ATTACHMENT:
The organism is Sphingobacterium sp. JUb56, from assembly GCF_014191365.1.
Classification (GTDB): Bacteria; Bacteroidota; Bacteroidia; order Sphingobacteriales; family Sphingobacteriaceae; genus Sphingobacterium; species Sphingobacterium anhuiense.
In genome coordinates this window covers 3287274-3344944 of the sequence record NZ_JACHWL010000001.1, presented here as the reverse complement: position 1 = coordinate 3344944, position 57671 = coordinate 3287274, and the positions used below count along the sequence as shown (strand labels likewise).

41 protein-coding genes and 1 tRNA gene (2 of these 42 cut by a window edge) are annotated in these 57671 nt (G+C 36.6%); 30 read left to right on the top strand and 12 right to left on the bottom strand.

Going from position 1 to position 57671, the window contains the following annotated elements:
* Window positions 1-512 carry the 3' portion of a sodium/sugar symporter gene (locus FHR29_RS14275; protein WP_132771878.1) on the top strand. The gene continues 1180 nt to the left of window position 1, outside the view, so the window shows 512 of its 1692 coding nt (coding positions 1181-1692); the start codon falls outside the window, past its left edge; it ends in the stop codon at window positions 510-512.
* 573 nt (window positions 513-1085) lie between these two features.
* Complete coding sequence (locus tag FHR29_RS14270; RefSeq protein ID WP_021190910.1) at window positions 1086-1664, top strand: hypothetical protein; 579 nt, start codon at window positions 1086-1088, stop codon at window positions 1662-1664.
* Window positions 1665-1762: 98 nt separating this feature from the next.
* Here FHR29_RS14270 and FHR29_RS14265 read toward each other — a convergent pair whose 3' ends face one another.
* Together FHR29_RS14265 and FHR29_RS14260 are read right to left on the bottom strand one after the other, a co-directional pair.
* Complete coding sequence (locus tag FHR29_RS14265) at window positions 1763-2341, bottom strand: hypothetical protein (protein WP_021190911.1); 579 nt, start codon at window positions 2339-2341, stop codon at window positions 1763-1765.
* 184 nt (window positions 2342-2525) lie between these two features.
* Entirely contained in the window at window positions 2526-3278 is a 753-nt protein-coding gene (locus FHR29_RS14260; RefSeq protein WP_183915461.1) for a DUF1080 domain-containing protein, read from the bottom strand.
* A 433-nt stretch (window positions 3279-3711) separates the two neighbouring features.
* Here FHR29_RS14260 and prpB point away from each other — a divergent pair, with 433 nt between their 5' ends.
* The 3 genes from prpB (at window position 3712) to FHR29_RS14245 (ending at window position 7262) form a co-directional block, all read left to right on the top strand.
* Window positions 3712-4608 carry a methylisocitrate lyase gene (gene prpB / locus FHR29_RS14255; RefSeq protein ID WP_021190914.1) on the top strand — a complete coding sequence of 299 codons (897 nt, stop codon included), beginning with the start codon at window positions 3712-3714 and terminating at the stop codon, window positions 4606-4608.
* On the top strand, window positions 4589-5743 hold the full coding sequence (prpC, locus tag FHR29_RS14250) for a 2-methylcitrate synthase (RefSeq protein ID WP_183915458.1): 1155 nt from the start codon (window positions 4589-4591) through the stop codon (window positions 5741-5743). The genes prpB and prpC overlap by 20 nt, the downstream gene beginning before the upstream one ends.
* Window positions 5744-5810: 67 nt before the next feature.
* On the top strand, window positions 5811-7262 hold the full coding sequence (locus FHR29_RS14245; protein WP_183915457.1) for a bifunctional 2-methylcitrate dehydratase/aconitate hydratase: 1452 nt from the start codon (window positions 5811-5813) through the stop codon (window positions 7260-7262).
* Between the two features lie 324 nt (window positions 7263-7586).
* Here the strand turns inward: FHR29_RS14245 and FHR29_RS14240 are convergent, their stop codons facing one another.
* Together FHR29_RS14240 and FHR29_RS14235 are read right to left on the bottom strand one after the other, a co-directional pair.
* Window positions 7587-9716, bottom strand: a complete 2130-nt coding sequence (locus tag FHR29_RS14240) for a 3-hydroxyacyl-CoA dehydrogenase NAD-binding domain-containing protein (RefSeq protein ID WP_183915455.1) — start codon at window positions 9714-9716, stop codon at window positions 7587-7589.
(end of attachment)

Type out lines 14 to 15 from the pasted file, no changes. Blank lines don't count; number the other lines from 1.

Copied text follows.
* Entirely contained in the window at window positions 2526-3278 is a 753-nt protein-coding gene (locus FHR29_RS14260; RefSeq protein WP_183915461.1) for a DUF1080 domain-containing protein, read from the bottom strand.
* A 433-nt stretch (window positions 3279-3711) separates the two neighbouring features.